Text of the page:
Quercus rubra

14 Aug

Quercus rubra (15/08/2015, Kew Gardens, London)

Quercus rubra (15/08/2015, Kew Gardens, London)

Position: Full sun

Flowering period: Late spring

Soil: Moist, well drained

Eventual Height: 35m

Eventual Spread: 25m

Hardiness: 3a, 3b, 4a, 4b, 5a, 5b, 6a, 6b, 7a, 7b, 8a, 8b, 9a

Family: Fagaceae

Quercus rubra Leaf (28/07/2012, Kew Gardens, London)

Quercus rubra Leaf (28/07/2012, Kew Gardens, London)

Quercus rubra is a fast growing, long lived, medium/ large, deciduous, spreading tree. Its dark green leaves are alternate, ovate to oblong with up to 9 bristle tipped lobes, up to 20cm long and 12cm broad. Its leaves turn bright red in autumn before they fall. Its stout  branches tend to grow at right angles to the stem. Its trunk may achieve a diameter of up to 2m. Its grey/ brown bark has vertical ridges with shiny stripe in its troughs. Its flowers are monoecious, the male being yellow/ green catkins which are up to 10cm long, the female are small and insignificant. Its fruit are acorns which are up to 2.5cm long and take 18 months to mature.

Quercus rubra, commonly known as Northern Red Oak, Red Oak or Champion Oak is native to central and eastern North America. Quercus rubra is synonymous with Quercus borealis. It is the state tree if New Jersey, USA. It was introduced into the UK in 1724.

Quercus rubra Autumn Leaf (03/11/2013, Kew Gardens, London)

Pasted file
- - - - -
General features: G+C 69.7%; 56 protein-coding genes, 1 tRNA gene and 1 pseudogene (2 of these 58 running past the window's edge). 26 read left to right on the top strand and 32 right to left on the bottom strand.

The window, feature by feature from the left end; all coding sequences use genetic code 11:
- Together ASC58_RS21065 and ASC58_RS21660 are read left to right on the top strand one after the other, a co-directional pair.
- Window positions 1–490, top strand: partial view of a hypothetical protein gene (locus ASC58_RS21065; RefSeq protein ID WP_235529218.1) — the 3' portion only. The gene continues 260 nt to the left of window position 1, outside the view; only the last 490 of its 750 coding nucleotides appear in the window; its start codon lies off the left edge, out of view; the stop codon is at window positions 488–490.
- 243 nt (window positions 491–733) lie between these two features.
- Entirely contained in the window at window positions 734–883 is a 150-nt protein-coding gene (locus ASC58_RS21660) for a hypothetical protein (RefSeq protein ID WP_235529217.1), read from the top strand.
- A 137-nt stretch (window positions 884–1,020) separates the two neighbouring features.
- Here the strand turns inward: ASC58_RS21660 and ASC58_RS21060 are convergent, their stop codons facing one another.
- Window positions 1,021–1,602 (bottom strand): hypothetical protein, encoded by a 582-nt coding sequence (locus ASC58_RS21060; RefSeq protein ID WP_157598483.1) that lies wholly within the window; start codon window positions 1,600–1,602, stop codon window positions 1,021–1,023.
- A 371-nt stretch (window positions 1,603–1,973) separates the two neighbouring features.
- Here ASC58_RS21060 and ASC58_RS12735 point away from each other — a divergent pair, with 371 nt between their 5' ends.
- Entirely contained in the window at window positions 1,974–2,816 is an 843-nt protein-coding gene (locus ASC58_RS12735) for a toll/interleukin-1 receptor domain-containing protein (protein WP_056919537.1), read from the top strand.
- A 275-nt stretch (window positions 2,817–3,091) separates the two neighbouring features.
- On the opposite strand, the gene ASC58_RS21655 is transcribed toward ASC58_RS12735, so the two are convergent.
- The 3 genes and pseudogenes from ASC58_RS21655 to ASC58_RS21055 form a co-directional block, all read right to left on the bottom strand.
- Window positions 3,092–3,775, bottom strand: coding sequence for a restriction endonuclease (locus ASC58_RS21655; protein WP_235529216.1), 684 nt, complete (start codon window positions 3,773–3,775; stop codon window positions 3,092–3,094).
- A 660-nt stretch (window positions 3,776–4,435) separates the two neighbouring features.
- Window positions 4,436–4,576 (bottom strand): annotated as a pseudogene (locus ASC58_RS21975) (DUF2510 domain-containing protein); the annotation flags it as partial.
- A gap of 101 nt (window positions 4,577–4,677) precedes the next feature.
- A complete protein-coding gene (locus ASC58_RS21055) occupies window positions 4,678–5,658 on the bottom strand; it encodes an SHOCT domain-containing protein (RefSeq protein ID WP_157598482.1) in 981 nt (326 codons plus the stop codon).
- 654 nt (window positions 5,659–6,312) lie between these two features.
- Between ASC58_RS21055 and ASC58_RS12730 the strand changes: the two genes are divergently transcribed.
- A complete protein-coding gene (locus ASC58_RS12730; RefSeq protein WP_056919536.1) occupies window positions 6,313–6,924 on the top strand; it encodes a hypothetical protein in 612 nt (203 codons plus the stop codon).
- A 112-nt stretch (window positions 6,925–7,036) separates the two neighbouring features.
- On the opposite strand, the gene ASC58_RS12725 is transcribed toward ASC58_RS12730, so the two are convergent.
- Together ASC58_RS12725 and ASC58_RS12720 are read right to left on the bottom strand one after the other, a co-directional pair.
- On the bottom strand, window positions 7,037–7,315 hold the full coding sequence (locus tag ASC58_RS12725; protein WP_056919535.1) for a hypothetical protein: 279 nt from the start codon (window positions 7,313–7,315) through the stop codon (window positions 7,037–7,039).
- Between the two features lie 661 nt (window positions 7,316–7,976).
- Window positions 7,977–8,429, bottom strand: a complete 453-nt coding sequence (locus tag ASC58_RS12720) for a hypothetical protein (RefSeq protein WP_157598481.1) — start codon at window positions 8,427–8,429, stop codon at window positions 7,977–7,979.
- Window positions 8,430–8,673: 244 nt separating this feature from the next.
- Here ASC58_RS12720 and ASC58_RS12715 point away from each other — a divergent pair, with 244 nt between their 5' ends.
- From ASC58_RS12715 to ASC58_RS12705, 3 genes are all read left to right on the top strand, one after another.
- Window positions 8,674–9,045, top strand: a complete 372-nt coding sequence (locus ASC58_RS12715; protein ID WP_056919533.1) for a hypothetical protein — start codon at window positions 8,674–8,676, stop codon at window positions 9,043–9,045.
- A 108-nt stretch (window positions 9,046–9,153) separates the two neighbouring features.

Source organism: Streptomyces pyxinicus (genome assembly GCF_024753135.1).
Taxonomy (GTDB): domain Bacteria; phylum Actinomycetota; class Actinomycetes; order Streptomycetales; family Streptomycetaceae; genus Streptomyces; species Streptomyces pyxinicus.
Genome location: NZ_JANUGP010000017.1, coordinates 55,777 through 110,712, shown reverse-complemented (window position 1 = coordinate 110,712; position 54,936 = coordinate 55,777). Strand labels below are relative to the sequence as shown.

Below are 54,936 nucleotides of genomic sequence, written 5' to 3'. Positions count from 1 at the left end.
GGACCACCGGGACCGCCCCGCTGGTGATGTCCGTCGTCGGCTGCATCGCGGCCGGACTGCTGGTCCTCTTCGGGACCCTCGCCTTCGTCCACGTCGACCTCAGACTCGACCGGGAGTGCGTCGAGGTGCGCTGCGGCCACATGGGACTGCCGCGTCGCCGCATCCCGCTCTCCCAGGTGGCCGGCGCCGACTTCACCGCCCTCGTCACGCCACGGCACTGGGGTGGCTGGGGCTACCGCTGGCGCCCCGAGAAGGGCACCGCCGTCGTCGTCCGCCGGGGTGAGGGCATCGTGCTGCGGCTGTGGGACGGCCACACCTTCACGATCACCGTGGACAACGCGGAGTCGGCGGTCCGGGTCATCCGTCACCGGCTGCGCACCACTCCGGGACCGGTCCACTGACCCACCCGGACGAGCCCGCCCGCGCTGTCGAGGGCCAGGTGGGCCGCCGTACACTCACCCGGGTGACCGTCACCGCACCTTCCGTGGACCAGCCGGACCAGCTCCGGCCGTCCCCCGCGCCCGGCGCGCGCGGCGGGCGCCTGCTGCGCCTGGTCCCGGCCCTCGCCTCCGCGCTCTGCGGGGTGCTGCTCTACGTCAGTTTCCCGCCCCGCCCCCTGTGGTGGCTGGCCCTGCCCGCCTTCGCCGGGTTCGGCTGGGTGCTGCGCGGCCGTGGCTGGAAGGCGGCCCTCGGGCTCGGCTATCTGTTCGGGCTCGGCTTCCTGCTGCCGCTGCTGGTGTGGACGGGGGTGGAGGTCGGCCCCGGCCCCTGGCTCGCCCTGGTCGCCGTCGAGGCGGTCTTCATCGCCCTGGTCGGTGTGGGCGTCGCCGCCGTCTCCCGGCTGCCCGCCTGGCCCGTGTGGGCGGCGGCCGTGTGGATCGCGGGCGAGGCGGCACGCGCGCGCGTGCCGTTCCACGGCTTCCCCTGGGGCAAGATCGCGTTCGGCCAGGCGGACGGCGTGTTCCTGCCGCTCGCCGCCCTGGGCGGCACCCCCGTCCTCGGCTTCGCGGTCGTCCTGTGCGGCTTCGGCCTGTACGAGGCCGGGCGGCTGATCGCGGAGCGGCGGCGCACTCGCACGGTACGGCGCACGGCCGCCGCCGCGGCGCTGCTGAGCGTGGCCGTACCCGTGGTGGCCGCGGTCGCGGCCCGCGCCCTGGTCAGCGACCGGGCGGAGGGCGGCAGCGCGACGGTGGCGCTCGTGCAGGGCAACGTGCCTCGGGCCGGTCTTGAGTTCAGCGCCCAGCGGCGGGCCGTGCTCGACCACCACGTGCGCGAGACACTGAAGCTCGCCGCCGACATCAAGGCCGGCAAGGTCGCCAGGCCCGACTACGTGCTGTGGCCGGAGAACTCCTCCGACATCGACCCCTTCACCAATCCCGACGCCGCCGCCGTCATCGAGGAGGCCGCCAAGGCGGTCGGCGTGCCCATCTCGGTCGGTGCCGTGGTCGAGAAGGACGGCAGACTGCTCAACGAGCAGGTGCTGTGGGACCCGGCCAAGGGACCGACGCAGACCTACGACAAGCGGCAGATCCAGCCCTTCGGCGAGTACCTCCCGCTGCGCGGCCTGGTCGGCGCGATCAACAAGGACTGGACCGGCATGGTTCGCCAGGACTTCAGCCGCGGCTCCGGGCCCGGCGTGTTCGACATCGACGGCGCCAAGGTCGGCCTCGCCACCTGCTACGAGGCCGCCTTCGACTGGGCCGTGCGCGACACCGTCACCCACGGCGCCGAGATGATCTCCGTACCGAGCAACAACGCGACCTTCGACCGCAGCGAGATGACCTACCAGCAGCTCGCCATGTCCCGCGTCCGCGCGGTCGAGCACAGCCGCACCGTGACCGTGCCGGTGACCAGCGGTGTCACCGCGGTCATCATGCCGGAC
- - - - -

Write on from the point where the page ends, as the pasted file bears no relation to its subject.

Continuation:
Quercus rubra Autumn Leaf (03/11/2013, Kew Gardens, London)

The etymological root of the binomial name Quercus is derived from the Latin name for an Oak tree, but some authorities believe it to be derived from the Celtic quer meaning ‘fine’ and cuez meaning ‘a tree’. Rubra is from the Latin meaning ‘red’ in reference to its autumn leaf colour.

The landscape architect may find Quercus rubra useful as a parkland tree. This tree is tolerant of urban pollution.

Ecologically, Quercus rubra acorns are attractive to some mammals and birds.

Quercus rubra Bark (28/07/2012, Kew Gardens, London)

Quercus rubra Bark (28/07/2012, Kew Gardens, London)

The Royal Horticultural Society has given Quercus rubra their prestigious Award of Garden Merit in 1993.

Quercus rubra prefers moist, deep, fertile, well-drained soils. It tolerates most pH of soil, although it prefers an acidic pH.

DAVIS Landscape Architecture

Landscape Architecture

Quercus rubra requires little maintenance.

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